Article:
org charts

2 Reasons to Stop Building Your Volunteer Org Chart, Plus 1 Alternative

Volunteer Org Chart.jpg

I made a mistake when I first started out in ministry. I decided that I need to build an org chart. It was awesome. It had every possible roll I could think of and it was a masterpiece of an org chart. Everyone had a span of care, everyone had a role. It was a beautiful thing, but it was a huge waste of time for 2 reasons. 

1. It was completely focused on process and not outcomes. 

In fact one could argue it was solving a problem that wasn’t a problem yet. Organizing the teams wasn’t as important as focusing on the outcome. Focusing on what you want to accomplish is your most important step. Then solve the problem of how the team needs to work together to deliver that outcome.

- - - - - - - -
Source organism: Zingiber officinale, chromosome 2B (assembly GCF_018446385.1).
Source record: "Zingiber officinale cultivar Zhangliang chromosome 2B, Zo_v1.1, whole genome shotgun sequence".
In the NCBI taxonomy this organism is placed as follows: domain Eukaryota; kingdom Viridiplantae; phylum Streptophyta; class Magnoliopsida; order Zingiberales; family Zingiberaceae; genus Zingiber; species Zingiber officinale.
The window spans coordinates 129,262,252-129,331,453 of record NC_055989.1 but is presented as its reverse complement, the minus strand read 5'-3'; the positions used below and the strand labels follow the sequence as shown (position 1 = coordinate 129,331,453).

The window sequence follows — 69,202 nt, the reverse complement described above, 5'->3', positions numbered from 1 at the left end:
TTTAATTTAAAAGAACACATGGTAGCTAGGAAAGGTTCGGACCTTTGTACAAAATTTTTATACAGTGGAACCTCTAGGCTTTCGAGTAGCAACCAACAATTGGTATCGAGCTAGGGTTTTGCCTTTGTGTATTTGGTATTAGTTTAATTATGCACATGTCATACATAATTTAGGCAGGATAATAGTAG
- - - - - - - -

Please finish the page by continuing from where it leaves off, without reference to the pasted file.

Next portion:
2. It makes people into pawns and not team members. 

When you start with an organizational chart, it isn’t long before you look at people like pawns. Your “in head narrator” begins to address people as chess pieces that will help you fill spots in your org chart. Yup, that’s just cold…and who really wants to sign up for that! 

So, what do you do instead? 

Start with the problem you’re trying to solve. That problem, and the desired outcome are the focus. When you start asking people to help, you’re asking them to be a part of the solution…not a part of the game. 

Give that problem a time line, "I’d like to solve this problem in the next 4 months. Can you help?” 

Now, that’s a much more efficient use of your time!